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The most well known of the 20 different species of armadillo are the nine banded species. It is found distributed North from South America into Kansas and Missouri in the United States. Although this armadillo has been somewhat of a problem from time to time it is also known to kill undesirable insects and snakes. In the forest of eastern South America the largest of the armadillos thrive. The giant armadillo has a body that is 3 feet long and has been known to weigh as much a 130 pounds. Unlike most armadillos, it has hundreds of small teeth, which is more than twice the normal amount for a mammal. Another species, the naked tailed armadillo, lives in Central and South America. They have five large claws on the front feet with the middle claw being sickle shaped and extra large.

The only armadillo that can roll up in a ball hiding its head, legs and tail, is the three-banded armadillo. This creature can be found in Bolivia, Matto Grosso, Argentina and Brazil. The reason it can do this so effectively is because its carapace is separated from the skin around the sides of the body. On the plains of western Argentina the fairy armadillo is found bearing much less armor than most armadillos. In fact these creatures almost appear mole like and spends more time underground than most of this species. There is also the pygmy armadillo that is the only one of the species that is said to hibernate. The pygmy is found in Patagonia and the Argentine pampas.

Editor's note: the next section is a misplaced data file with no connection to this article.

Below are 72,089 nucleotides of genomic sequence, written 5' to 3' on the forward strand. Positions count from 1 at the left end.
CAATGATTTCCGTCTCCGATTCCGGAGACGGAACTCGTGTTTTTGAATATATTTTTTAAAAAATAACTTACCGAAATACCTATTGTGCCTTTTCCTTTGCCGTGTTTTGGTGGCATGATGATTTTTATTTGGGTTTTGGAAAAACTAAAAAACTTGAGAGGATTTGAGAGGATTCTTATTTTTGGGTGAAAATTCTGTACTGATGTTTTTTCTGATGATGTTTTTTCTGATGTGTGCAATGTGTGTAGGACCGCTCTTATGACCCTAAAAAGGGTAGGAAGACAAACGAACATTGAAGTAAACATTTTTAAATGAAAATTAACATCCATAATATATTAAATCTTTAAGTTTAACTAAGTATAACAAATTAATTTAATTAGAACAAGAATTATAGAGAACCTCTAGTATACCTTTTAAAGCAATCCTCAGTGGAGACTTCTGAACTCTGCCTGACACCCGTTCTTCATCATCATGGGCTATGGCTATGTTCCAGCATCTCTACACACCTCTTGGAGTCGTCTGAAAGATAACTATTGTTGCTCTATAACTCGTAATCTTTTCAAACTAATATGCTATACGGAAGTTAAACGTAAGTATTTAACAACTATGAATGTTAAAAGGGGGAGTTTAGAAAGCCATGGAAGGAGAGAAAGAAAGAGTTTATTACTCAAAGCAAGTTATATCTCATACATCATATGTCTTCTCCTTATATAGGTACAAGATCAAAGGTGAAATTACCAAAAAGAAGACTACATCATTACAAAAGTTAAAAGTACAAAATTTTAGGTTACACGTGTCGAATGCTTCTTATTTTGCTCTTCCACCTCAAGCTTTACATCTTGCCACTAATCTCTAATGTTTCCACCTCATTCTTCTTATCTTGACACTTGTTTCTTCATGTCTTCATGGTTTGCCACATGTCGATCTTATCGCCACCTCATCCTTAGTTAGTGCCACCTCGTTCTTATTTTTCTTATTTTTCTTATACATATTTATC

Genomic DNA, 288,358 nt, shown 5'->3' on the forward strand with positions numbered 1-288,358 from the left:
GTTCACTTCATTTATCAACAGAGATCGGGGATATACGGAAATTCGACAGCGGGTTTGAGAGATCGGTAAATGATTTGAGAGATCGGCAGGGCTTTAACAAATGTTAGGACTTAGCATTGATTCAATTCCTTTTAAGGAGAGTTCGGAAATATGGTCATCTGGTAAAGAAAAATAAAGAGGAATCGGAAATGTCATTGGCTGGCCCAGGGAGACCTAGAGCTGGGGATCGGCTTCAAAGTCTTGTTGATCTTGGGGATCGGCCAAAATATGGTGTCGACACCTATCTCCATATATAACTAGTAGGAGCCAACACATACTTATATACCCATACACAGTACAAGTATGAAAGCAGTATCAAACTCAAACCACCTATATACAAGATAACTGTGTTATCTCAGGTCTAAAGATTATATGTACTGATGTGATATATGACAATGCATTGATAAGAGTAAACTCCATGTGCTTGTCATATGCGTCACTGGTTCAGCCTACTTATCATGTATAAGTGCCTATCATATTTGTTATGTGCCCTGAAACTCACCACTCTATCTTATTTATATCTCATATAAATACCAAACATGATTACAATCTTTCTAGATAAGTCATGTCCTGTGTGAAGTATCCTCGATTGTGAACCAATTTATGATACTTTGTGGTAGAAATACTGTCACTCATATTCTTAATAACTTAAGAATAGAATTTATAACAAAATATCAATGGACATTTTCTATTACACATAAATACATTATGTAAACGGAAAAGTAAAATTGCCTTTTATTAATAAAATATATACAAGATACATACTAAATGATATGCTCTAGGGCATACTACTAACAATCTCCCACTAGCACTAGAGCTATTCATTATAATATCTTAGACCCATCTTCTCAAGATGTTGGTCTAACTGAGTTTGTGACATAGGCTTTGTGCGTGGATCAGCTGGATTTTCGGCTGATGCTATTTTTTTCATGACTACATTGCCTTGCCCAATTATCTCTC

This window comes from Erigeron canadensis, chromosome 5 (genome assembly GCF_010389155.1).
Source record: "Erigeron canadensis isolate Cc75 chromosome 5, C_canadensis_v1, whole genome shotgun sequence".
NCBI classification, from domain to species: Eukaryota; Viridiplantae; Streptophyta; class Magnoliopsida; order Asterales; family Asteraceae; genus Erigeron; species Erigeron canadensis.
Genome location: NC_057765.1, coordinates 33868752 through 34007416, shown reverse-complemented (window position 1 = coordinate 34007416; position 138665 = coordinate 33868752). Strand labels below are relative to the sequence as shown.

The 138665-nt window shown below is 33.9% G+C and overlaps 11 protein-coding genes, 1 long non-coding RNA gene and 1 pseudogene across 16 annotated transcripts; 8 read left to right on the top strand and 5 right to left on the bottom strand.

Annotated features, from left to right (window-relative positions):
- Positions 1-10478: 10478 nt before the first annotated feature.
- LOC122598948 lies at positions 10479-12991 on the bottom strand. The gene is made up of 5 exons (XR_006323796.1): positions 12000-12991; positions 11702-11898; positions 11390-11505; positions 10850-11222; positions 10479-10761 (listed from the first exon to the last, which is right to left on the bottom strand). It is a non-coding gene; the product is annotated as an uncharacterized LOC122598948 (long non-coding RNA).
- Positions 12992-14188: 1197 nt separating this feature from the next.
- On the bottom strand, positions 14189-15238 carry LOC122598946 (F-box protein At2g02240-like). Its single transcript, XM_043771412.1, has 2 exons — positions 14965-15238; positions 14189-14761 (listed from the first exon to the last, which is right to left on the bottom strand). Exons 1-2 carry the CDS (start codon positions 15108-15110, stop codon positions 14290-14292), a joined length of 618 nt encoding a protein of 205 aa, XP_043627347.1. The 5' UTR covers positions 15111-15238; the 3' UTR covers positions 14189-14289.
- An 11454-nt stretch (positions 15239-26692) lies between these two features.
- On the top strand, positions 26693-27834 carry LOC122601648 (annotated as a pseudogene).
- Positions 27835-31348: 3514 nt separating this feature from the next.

Most armadillos are nocturnal, living in burrows when not active. They are seen both in groups and alone. The burrows are approximately three feet deep and are a single tunnel rather than branched. All armadillos find no obstacle with water. Even though they are weighed down with their coats of armor they will swallow air to blow up the intestines. This gives them added buoyancy and some, such as the nine banded armadillo are know to stay submerged to as much as six minutes. In most cases the hind feet are press to the ground but the fore feet are raised up on their strong, pointed claws. They live on a variety of foods including plants, carrion, snakes, lizards, insects and other invertebrates. The giant armadillo has even been known to dig into graves to eat the corpse. The naked tailed armadillo lives mostly on ants and termites. Body armor on animals is usually made of compressed hair, but in the case of the armadillo it is made up of small plates of bone covered by a layer of horny skin and separated by soft skin from which sparse hairs grow.

In most species of this animal the breeding habits are not well known. The home range is marked by the male with urine. Most mate in July and August with the female lying on her back during courtship. The female will supply a single egg that is fertilized by the male. It remains in the female’s uterus for some time before becoming embedded in the uterine wall so development can continue. This process is known as delayed implantation and gestation will usually take about 120 days. Between one and four identical young are born in a litter. Young are born with a soft leathery skin that hardens within a few days. Such multiples births as this are accidental and rare in most mammals. But with the armadillo this is the natural process of regeneration.